We can’t assume that all visiting priests are going to get it right. You just can’t. Better safe than sorry.
Lay people, if this happens to you, ask the priest – politely – to say the words of absolution. Keep in mind that older priests will be saying the form of absolution while you are reciting your Act of Contrition. In most cases, they will wait with the actual form, “I absolve you…” when you have finished. But, sometimes, they don’t. In that case, if you don’t hear the priest say “I absolve you…” you can – politely – ask if the priest gave you absolution. You might add that you didn’t hear it. If you get the sense that the priest simply did not just at any time the correct form, do not lose your cool. Sometimes a priest will send signals that he is a bit dodgy or unsure. For example, if he tells you something that is clearly a mortal sin is not a sin, or if he subtly (or not) runs you down for a reciting “laundry list”, or even if he doesn’t give a penance or the penance is something like “think nice thoughts about someone”, you may be in the presence of a guy who has either made the choice that he knows better than the Church or he has not been well-trained. Again, don’t lose your cool. Inform the pastor – politely. If the priest is the pastor, you may have to inform the diocesan bishop. Did I mention don’t lose your cool? Be polite? It is nearly unimaginable that the priest is straying from what ought to be done out of malice or ill intent.
If you are pretty sure that you were not absolved, freak thou thyself not out. If there is another priest available, tell him what happened, make your confession, get absolved, and go on your way whistling a happy tune (after leaving the church, of course). Otherwise, at your next opportunity, make your confession.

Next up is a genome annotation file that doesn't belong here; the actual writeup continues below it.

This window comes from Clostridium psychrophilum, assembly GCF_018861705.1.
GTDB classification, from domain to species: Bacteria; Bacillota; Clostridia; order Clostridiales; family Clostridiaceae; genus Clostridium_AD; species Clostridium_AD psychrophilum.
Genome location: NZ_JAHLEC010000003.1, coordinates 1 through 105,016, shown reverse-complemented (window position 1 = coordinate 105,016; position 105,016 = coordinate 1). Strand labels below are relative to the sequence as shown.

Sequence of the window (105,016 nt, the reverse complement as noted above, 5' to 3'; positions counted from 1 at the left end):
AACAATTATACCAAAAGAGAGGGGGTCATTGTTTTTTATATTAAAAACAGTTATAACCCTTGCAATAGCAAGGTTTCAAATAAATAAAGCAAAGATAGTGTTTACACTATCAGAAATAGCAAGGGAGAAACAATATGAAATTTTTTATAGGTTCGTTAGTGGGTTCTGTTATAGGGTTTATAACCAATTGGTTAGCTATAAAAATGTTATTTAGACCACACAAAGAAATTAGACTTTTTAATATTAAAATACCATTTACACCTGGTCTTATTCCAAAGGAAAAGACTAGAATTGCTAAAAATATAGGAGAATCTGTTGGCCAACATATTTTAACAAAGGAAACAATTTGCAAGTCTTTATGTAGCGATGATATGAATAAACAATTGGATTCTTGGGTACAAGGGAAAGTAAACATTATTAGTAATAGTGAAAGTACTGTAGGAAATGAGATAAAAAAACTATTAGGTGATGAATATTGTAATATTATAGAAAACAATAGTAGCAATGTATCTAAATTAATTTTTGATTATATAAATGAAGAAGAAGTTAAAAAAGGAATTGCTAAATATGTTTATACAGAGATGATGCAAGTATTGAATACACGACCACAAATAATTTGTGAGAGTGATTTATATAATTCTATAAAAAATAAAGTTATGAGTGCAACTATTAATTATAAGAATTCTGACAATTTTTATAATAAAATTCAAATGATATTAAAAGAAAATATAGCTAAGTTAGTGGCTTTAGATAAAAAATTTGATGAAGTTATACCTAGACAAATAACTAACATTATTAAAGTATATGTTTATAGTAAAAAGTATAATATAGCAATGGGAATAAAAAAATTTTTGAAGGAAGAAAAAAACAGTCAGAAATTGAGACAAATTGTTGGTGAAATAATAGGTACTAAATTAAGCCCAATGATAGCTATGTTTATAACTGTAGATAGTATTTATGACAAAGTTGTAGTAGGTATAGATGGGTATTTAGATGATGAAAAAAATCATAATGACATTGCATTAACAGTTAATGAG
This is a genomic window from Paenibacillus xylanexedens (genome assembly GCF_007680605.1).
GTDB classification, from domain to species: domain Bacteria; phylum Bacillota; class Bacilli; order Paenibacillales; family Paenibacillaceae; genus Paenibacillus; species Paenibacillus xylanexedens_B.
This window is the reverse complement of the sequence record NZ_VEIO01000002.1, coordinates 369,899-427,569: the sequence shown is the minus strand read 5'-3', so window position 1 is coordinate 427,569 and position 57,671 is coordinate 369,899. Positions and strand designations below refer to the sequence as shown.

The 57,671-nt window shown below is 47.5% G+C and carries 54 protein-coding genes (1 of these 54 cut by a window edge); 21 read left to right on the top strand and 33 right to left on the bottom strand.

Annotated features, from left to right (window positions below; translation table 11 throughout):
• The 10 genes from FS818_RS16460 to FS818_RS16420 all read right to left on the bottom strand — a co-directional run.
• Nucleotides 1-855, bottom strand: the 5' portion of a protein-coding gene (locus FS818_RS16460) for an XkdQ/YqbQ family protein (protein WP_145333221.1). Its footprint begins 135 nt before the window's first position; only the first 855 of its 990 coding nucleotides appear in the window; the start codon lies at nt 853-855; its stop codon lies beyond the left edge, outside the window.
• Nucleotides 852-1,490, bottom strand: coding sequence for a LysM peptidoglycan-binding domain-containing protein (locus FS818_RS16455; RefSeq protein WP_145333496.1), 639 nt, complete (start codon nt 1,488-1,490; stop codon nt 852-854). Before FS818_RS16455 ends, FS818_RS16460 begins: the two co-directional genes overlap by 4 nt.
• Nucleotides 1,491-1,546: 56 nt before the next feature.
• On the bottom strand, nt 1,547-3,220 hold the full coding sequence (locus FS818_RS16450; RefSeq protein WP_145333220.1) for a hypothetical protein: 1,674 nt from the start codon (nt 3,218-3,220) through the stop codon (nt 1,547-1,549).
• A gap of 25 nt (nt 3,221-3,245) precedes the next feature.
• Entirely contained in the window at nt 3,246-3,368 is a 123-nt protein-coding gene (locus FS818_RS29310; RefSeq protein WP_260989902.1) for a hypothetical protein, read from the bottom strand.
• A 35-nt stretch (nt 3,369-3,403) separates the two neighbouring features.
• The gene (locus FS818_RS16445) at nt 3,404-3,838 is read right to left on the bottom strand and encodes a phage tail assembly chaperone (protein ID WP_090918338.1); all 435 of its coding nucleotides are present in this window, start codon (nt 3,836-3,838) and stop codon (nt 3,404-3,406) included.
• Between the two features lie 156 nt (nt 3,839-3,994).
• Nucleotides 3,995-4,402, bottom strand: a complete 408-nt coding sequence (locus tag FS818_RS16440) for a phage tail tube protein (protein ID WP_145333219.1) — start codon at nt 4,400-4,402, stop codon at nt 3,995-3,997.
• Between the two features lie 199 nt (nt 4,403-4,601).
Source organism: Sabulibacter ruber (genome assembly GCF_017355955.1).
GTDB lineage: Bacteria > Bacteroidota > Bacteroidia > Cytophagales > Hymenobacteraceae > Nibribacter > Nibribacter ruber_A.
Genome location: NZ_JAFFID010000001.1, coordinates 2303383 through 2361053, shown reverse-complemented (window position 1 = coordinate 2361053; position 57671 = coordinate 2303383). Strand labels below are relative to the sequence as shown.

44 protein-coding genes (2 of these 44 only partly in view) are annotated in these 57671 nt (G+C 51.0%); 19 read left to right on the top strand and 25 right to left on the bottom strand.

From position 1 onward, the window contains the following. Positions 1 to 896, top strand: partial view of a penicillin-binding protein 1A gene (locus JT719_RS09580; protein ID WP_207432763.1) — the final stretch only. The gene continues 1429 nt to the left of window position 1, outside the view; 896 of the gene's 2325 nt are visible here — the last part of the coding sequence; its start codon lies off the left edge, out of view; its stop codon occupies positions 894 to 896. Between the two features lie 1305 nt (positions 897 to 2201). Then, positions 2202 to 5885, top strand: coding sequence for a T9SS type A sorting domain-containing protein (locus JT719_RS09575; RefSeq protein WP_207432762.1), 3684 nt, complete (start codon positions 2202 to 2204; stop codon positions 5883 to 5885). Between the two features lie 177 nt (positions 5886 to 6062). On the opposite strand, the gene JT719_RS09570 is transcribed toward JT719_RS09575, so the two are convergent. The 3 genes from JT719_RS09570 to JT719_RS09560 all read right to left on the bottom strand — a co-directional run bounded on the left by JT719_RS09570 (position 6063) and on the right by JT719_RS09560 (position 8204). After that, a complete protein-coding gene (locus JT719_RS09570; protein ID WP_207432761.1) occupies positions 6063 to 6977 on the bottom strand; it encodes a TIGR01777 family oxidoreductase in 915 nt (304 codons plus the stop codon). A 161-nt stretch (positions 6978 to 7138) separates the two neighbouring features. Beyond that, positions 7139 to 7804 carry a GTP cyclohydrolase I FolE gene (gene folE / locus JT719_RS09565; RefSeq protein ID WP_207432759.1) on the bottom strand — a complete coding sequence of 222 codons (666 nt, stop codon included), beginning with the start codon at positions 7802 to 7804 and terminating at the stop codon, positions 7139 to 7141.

Sacraments have matter and form. The matter of the Sacrament of Penance (Reconciliation) is the telling of the sins. The form is the absolution spoken by the validly ordained priest who has faculties. If the priest does not say a valid form of absolution, then the Sacrament of Penance has not been celebrated. Some other sort of grace-filled moment might have taken place, but it won’t have been the Sacrament of Penance.
Finally, in the document Redemptionis Sacramentum we read at the end:
Complaints Regarding Abuses in Liturgical Matters
[183.] In an altogether particular manner, let everyone do all that is in their power to ensure that the Most Holy Sacrament of the Eucharist [all sacraments, actually] will be protected from any and every irreverence or distortion and that all abuses be thoroughly corrected. This is a most serious duty incumbent upon each and every one, and all are bound to carry it out without any favouritism.
[184.] Any Catholic, whether Priest or Deacon or lay member of Christ’s faithful, has the right to lodge a complaint regarding a liturgical abuse to the diocesan Bishop or the competent Ordinary equivalent to him in law, or to the Apostolic See on account of the primacy of the Roman Pontiff. It is fitting, however, insofar as possible, that the report or complaint be submitted first to the diocesan Bishop. This is naturally to be done in truth and charity.
I would add to this that, in a parish, start with the pastor – if feasible – and work your way up.
And always always always say a prayer for any priest who might be doing something a little dodgy.